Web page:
Peter Sedgwick

Peter Sedgwick

Peter Sedgwick (1934–1983) was a translator of Victor Serge, author of a number of books including "PsychoPolitics" and a revolutionary socialist activist.


Peter Sedgwick grew up in Liverpool, and won a scholarship to Balliol College, Oxford, where he became a member of the Communist Party of Great Britain. In 1956, after the Hungarian Revolution he left and joined the Socialist Review Group, later the International Socialists (forerunner to the Socialist Workers Party) He wrote for the group’s press whilst also involved in the activities of rank-and-file members. He was opposed to the International Socialism group's renaming itself as the Socialist Workers Party in 1976, refusing to join the new organisation while always remaining a man dedicated to the far left. (Christopher Hitchens called him "a noble remnant of the libertarian left".) [Alexander Linklater, " [ Christopher Hitchens] ", "Prospect", May 2008 (accessed August 6, 2008).]

Peter Sedgwick wrote a book on psychiatry called "PsychoPolitics". In many respects this book predicted and explained the severe Thatcher/Reagan–era reductions in USA and UK National Health Service psychiatric services, especially in the number of NHS beds for the mentally ill which were reduced by 80,000 in the UK during the 1980s. Peter Sedgwick identified that "politically correct" conceptions of mental illness, such as those of the anti-psychiatry writers Michel Foucault, R.D. Laing and Thomas Szasz, could be exploited by the right wing to reduce services.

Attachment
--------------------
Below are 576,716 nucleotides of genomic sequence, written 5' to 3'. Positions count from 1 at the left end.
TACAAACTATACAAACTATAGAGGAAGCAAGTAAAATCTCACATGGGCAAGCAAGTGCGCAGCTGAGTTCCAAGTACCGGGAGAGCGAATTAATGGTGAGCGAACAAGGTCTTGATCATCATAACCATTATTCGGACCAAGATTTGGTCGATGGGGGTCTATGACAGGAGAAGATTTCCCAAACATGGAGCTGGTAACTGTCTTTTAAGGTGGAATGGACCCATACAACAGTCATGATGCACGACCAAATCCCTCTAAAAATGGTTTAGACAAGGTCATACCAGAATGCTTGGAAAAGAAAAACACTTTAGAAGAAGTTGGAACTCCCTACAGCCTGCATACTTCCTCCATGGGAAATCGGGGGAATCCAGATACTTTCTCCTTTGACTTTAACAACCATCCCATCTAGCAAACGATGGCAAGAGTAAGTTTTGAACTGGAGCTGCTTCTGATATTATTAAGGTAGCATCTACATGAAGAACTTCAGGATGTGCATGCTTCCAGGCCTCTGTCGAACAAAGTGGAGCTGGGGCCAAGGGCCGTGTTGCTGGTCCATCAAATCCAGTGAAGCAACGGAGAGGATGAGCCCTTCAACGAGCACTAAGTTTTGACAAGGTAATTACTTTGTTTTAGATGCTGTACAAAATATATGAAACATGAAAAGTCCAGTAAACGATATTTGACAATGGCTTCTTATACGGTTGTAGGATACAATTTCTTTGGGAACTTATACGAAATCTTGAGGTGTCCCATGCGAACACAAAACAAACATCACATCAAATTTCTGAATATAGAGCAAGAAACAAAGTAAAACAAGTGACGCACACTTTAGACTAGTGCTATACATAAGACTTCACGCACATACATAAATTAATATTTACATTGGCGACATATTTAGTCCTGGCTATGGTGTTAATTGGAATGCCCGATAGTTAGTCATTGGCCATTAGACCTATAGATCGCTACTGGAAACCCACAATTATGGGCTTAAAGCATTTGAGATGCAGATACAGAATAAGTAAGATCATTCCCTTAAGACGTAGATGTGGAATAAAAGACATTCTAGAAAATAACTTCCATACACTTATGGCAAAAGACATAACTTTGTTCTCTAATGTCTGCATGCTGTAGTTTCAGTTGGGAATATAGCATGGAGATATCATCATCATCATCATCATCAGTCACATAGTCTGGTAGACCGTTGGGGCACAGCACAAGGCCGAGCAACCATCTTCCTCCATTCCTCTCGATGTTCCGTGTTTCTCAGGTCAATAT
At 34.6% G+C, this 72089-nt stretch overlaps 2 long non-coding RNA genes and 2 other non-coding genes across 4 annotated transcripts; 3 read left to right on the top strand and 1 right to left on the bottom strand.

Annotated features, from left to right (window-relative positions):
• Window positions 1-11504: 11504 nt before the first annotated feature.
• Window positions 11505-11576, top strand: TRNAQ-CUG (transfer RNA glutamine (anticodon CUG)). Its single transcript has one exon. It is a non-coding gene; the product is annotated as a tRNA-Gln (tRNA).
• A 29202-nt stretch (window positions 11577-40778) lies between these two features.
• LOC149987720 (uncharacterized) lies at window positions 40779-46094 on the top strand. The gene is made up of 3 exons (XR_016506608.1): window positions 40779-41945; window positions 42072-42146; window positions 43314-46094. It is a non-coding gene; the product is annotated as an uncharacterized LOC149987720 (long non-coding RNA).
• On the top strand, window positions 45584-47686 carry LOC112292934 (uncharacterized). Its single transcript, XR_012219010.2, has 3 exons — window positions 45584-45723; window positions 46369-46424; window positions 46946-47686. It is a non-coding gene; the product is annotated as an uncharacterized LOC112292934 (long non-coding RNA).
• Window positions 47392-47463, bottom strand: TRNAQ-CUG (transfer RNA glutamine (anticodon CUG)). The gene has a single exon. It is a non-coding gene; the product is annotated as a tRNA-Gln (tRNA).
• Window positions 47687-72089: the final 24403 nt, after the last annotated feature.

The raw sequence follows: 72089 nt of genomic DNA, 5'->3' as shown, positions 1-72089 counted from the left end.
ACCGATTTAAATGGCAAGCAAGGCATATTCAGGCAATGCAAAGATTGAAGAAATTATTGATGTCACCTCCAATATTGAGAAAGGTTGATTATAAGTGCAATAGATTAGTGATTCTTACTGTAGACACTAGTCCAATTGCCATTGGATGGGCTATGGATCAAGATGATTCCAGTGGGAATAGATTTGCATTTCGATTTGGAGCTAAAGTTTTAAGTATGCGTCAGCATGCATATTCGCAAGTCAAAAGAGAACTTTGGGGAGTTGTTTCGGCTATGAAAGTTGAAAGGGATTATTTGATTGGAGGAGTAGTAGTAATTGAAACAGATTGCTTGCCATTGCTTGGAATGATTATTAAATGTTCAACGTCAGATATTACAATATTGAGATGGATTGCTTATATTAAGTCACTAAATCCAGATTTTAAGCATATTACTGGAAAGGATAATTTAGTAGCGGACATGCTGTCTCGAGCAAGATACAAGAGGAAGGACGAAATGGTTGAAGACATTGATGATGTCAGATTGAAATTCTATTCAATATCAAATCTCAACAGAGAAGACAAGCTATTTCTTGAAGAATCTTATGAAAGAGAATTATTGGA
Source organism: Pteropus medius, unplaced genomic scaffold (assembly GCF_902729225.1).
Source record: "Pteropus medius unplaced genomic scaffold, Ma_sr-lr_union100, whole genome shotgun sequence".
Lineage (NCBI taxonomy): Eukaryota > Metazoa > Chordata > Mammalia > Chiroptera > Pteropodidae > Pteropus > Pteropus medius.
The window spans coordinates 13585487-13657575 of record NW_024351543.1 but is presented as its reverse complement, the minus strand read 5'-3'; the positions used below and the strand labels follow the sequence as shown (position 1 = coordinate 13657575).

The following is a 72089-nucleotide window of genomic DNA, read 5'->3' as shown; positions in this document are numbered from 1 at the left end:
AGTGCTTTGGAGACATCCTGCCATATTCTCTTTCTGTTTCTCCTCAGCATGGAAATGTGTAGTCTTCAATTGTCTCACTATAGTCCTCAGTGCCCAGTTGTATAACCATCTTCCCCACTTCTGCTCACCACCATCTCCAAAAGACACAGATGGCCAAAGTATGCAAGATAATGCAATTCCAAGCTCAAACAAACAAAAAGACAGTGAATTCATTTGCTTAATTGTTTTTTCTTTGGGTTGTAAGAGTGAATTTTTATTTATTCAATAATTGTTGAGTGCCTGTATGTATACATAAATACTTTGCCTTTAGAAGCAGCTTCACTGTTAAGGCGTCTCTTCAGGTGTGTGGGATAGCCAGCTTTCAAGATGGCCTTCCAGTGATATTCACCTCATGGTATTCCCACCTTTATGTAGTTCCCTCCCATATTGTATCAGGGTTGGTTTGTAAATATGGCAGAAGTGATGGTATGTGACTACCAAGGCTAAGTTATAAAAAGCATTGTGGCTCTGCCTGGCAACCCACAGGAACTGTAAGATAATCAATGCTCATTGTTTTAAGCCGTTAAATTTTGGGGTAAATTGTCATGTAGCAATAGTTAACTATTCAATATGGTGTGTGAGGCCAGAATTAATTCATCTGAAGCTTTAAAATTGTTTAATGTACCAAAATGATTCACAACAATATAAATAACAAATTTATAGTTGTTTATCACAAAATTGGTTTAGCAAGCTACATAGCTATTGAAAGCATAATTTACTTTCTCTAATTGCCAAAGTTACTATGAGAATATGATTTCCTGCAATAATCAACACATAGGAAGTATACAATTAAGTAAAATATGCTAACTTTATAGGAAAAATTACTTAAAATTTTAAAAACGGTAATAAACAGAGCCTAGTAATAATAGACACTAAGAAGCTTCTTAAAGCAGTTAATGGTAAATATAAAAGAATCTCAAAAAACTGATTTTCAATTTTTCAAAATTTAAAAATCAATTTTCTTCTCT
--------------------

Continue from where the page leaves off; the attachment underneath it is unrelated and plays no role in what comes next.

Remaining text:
He argued that the Marxist left should argue for more and better psychiatry, not less. Sedgwick did not view mental illness being primarily as a product of social stress, although he was only too aware of concepts of alienation and existential explanations as the cause of schizophrenia and other conditions. He just dismissed these on the grounds that they did not fit his experience.Fact|date=August 2008 He also wrote brilliantly on Chinese politics and was generally a polymath.

Peter Sedgwick was found dead in a canal in Northern England. Suicide was suspected. He was editing the works of Victor Serge at the time of his death.

elected articles/works

* [ Introduction to Victor Serge "Memoirs of a Revolutionary"] (1963)
*" [ George Orwell: International Socialist?] " (1969)
*"PsychoPolitics" (1982; 2nd ed. 1987)
*" [ The Unhappy Elitist: Victor Serge’s Early Bolshevism] " (1984)


External links

* [ Peter Sedgwick Archive]
* [ Peter Sedgwick Internet Archive]

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